Full-size ATX boards with feature-rich integrated chipsets and overclocking leeway have been popular for a long time, performing on a par with mid-end discrete boards. As far back as 3-4 years ago each product like that (mostly made by ASUS and Gigabyte) was regarded with a fixed attention. Now every vendor has similar motherboards thanks to newer integrated graphics from AMD and NVIDIA. The graphics core of a chipset like AMD 785G/790GX offers basic support for a large number of modern games, offloads CPU during HD video playback, and supports non-graphical computation in video transcoding (the list of tasks should grow as OpenCL and DirectX 11 become more widely used). Today we shall examine yet another motherboard of the kind.
It's nice that both power connectors are located at the very edge, so cables will not obstruct the board. It's interesting that while both connectors are full-fledged -- having 24 and 8 pins, respectively -- the "optional" pins are concealed by stickers. Obviously, this has been done for the owners of older PSUs assembling inexpensive low-power rigs with CPUs of 95W TDP or lower and mid-end graphics like Radeon HD 4770/5770. In this case, the motherboard can be powered by means of 20-pin and 4-pin connectors. On the other hand, those willing to overclock may want to use the additional pins to supply more power to graphics cards, especially those without own power connectors.
The original location of the IDE port is the result of board's reduced width. This is still acceptable, however, if you consider installing a lengthy graphics card. Since there are also horizontal headers provided for some of the SATA ports, you can install a second full-fledged graphics card as well. This feature may actually be in demand, since the support for symmetrical x8 + x8 CrossFire is the board's special appeal.
We must say that ASRock sure likes to experiment and offer original design solutions. This chipset has no official support for x8 + x8 CrossFire. When a manufacturer wants to install two graphics slots on such a board (e.g. Gigabyte MA785GT-UD3H), lanes for the second slot are allocated from the reserve which forms an asymmetrical configuration of x16 + x4. This is not critical in terms of performance, because all PCI Express lanes in AMD chipsets meet the version 2.0 requirements. Thus, even 4 lanes provide enough throughput for a graphics cards, especially if it's a secondary in a CrossFire couple. Still, other things being equal, a symmetrical configuration is better in technical terms. Its only formal disadvantage is that you will have to switch modes manually by means of a special card.
The AMD 785G chipset provides sufficient leeway for cooler engineers. In this case, the cooler design is adequate. Even if you are going to overclock the graphics core, a correctly directed CPU cooler may be enough. Even small airflow will be sufficient, because the chipset heatsink is rather advantageously aligned with the CPU socket. The video buffer utilizes the Nanya NT5CB64M16AP-CG chip (128MB DDR3-1333) which does fine without a heatsink, because it barely grows warm in the normal mode.
The boards features a 5-channel CPU voltage stabilizer. Each of 4 channels powering CPU cores utilizes 3 FETs. The 5th channel responsible for powering CPU NB has two FETs. The circuit features five 820µF and three 270µF solid capacitors. The board is claimed to support CPUs with the TDP of up to 140W. Its power circuitry doesn't seem to offer sufficient redundancy though, so it won't be enough to power highly overclocked processors.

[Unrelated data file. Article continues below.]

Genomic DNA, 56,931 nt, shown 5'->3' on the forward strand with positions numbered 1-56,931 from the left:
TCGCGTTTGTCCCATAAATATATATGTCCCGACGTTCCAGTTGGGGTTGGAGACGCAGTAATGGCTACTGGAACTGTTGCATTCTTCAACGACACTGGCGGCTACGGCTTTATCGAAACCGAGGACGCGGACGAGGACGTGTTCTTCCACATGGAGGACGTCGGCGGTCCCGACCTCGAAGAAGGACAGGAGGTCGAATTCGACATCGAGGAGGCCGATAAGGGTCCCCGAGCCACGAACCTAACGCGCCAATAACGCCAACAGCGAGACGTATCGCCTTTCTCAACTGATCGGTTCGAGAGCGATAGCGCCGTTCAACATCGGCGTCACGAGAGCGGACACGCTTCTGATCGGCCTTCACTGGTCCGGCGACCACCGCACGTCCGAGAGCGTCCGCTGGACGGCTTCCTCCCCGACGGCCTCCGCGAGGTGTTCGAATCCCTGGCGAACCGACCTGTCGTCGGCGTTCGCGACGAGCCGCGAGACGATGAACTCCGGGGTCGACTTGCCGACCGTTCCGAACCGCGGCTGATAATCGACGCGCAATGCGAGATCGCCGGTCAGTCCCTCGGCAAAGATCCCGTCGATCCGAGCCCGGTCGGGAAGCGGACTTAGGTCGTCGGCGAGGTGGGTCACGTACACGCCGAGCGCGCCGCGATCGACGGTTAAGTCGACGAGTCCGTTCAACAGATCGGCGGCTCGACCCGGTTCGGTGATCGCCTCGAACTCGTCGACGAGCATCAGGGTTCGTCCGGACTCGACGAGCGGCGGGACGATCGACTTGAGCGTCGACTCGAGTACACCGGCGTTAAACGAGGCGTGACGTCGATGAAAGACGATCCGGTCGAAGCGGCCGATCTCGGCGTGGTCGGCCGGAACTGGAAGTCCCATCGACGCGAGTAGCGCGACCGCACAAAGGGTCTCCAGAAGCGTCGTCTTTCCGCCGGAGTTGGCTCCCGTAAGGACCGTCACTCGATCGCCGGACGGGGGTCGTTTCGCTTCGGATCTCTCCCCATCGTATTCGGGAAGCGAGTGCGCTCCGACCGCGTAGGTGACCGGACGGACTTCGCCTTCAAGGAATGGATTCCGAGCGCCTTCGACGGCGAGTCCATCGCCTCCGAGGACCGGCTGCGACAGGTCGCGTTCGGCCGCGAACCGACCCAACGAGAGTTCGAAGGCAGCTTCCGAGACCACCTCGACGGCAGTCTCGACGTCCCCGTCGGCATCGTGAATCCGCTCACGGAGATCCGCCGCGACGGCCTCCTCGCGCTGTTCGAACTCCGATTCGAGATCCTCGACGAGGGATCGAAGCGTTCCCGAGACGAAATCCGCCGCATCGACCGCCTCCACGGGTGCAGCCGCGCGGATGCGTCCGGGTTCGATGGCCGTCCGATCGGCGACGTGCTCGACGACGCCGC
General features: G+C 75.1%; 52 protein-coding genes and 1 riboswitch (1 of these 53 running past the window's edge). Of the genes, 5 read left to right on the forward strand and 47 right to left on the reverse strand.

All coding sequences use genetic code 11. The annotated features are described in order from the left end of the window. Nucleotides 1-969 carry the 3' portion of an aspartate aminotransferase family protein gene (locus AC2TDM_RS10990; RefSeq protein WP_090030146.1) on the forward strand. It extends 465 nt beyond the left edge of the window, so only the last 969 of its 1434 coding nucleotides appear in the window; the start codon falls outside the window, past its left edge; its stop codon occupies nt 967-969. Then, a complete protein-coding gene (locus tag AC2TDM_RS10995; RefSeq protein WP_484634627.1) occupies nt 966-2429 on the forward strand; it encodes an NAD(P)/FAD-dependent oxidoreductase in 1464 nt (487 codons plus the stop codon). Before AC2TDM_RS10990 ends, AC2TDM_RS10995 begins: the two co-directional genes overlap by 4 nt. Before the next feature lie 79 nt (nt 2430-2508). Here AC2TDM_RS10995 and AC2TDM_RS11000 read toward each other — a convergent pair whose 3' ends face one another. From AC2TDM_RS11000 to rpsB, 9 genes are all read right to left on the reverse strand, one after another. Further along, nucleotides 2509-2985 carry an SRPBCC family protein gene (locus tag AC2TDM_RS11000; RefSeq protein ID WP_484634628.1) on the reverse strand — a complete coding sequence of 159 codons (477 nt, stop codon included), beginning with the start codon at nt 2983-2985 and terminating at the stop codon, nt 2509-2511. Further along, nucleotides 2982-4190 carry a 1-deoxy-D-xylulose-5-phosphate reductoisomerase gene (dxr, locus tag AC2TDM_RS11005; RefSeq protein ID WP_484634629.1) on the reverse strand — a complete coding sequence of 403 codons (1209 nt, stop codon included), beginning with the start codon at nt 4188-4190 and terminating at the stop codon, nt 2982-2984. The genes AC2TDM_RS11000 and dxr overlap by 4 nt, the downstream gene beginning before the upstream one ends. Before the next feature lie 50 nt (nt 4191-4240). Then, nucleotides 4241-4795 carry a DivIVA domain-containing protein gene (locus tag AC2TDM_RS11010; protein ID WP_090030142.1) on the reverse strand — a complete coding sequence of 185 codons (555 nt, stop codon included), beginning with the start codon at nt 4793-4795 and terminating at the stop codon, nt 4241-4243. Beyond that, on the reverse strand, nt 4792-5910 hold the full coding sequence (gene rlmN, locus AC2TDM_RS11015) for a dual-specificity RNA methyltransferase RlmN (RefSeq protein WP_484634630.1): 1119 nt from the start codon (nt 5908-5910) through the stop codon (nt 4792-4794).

The box has a fancy holographic coating. The bundle includes 1 x ATA/133 and 2 x SATA cables, and even an FDD cable. Also provided are two software CDs for Windows XP and Vista. Proprietary utilities include OCTuner which has fewer features than AMD OverDrive, and IES which lets you manage power-saving modes. Third-party software includes Norton Internet Security. The user's manual is thick, offering lots of translations. There are also two illustrated posters explaining the Instant Boot mode and IES power-saving modes.
The board is based on the AMD 785G chipset (AMD 785G Northbridge and SB710 Southbridge). Since SB710, like SB750, supports Advanced Clock Calibration, the board can be used to unlock the cores of Phenom II 500 and 700 series processors.
The list of compatible CPUs contains all products for Socket AM3. The board supports up to 16GB of DDR3-800/1066/1333/1600 RAM. Drives can be connected to 6 internal SATA/300 ports which can form RAID 0, 1, 0+1. One of the ports (orange) can be used as eSATA when connected to a corresponding orange port near the rear panel. The board also has the following additional controllers:
- 7.1-channel Realtek ALC888 HDA codec with an S/PDIF-Out on the rear panel.
- Gigabit Ethernet based on the Realtek RTL8111DL chip, PCIe x1.
- FireWire based on the VIA VT6308S chip, PCI, supporting 2 x IEEE1394a ports, one of which is on the rear panel.
- System monitor based on the Winbond W83627DHG chip. Supports automatic CPU fan rotation speed control. The BIOS has the option to set a temperature threshold to maintain (45-65°C), as well as a desired speed range in the form of numbers 1 to 9 (higher number means higher minimal fan rotation speed). The maximum rotation speed cannot be limited to avoid overheating, it depends on actual heat emission. Only 4-pin fans can be controlled.
We assessed the analog output quality of the integrated audio system in the 16-bit/44kHz mode using RightMark Audio Analyzer 6.2.3 and the ESI Juli@ sound card.
|Frequency response (40Hz to 15kHz), dB:
|Noise level, dB(A):
|Dynamic range, dB(A):
|THD + noise, dB(A):
|IMD + noise, %:
|Channel crosstalk, dB:
|IMD at 10 kHz, %:
Total score: Very good.
A typically good implementation of the audio codec which has long been a popular choice for mid-end boards.
Check the price of this board at Newegg, Amazon.
Write a comment below. No registration needed!